The chart suggests that Ottawa’s importance as a head office centre for ICT companies has generally weakened over the last 6 years. Excluding 2004, the number of ICT head offices remained relatively steady at between 38 and 40 form 2003 until 2007 following the fall of Nortel and the 2001 Internet bubble burst. The number of head offices in the Top 250 then dropped to a low of 24 in 2012 followed by an increase to 28 in 2013. The Ottawa based firms listed in the “Next 50” did compensate for some of this decline at least during 2008 and 2009. Of the total 39 head offices located in Ottawa from the 2003 Branham Top 250 listing, only 6 companies made it to the 2013 listing – Calian Technology Inc., Cistel Technology Inc., Eagle Professional Resources inc., Halogen Software Inc., Tecsis Corporation and VERITAAQ and only 17 of the total 45 head offices from the 2008 listing of the Branham Top 300 remained in the listing in 2013. This relatively high churn rate reflects the broad structural challenges facing young, small Canadian high-tech firms with companies being bought or sold or simply failing before they get a chance to be a success (a cursory comparison found that only 53 companies in the 2003 Top 250 listing were also present in the 2013 Top 300 Canada wide).
The following chart looks how the geographic distribution of ICT head office locations has changed with respect to selected urban centres. The boundaries of the cities are based on Statistics Canada’s definition of Census Metropolitan Areas (CMAs). Therefore, head offices located in Mississauga or Markham for example, are included in the Toronto CMA (I did however include Burlington in the Toronto CMA and not Hamilton as most of Halton County except for Burlington is part of the Toronto CMA – Burlington is also included as part of what is commonly referred to as the Greater Toronto Area or GTA). The Ottawa CMA would then include Kanata and Gatineau listed head offices. The Kitchener CMA includes Waterloo and Cambridge. The chart shows the total number of Branham300 head office locations for each year between 2008 and 2013.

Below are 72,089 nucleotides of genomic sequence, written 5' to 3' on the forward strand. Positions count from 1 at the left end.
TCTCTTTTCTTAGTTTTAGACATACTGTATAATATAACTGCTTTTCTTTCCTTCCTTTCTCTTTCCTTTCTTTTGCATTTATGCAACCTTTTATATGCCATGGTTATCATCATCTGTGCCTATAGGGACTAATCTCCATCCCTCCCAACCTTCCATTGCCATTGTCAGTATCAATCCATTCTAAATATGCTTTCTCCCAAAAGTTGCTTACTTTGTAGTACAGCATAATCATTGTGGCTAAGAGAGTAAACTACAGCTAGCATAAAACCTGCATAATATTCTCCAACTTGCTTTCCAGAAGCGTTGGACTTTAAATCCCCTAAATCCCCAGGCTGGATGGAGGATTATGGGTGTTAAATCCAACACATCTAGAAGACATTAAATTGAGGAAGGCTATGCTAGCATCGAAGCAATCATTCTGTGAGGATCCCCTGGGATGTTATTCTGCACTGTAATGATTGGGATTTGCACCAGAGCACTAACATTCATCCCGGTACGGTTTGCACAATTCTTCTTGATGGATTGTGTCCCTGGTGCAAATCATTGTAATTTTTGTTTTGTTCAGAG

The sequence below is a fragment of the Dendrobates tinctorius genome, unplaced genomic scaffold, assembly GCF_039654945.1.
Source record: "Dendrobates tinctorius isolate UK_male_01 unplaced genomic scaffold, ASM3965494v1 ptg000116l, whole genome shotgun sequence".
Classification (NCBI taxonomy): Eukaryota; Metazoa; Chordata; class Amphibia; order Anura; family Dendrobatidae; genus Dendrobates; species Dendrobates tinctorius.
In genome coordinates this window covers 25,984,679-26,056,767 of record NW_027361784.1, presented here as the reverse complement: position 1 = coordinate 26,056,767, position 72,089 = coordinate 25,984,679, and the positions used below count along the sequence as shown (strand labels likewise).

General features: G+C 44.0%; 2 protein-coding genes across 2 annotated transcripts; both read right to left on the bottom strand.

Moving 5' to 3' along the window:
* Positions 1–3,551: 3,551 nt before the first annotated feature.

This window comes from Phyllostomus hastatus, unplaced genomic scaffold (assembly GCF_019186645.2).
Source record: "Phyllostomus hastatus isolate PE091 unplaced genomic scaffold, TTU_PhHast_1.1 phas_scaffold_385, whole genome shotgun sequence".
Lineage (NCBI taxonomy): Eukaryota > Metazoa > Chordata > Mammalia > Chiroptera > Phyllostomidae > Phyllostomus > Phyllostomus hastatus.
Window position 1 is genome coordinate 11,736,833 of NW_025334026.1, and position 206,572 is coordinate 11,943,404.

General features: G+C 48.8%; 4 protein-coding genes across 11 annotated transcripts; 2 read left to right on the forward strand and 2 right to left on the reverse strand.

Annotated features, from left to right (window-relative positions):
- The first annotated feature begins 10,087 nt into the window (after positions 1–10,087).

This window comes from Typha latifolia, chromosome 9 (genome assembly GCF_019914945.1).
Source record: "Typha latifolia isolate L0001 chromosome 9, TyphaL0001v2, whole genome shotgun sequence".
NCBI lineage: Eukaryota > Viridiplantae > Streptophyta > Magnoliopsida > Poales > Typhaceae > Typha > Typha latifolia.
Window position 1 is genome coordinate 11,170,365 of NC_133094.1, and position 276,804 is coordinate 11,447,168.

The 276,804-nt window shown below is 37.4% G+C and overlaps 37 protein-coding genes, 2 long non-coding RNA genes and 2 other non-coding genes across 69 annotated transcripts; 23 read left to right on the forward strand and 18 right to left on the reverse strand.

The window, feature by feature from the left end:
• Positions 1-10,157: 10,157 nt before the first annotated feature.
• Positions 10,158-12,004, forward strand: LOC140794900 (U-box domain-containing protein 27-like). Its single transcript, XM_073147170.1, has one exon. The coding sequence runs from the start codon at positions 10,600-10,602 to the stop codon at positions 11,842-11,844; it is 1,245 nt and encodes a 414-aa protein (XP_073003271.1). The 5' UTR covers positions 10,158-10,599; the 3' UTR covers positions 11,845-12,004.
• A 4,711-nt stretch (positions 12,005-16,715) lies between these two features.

The Toronto CMA accounts for the largest concentration of ICT head offices – in 2013, almost 38% of the total Top 300 head offices were found here. Ottawa had the second highest number of head offices in 2008 with 45 well exceeding the number in Montreal (36) and Vancouver (35) with the latter two having significantly larger populations. Ottawa’s ranking then dropped into 4th spot by 2013, a position more comparable to its population size but still noticeably higher than Calgary with 25 head office locations. The Kitchener CMA displayed a noticeable increase in its number of Top 300 ICT head offices especially over 2012/13.
In conclusion, Ottawa’s competitive position as a centre for head offices of leading ICT firms in Canada does appear to have weakened somewhat since about 2008. Prior to this decline, the city was home to the second largest concentration of ICT head offices with the Toronto CMA dominated the geographic distribution. Notwithstanding Ottawa’s drop in its ranking, the local economy still maintains a strong position as a head office location, one that is more comparable to its city size relative to other Canadian metropolitan areas. On the other hand, the analysis also shows that the Kitchener metro area is an emerging growth centre for ICT companies.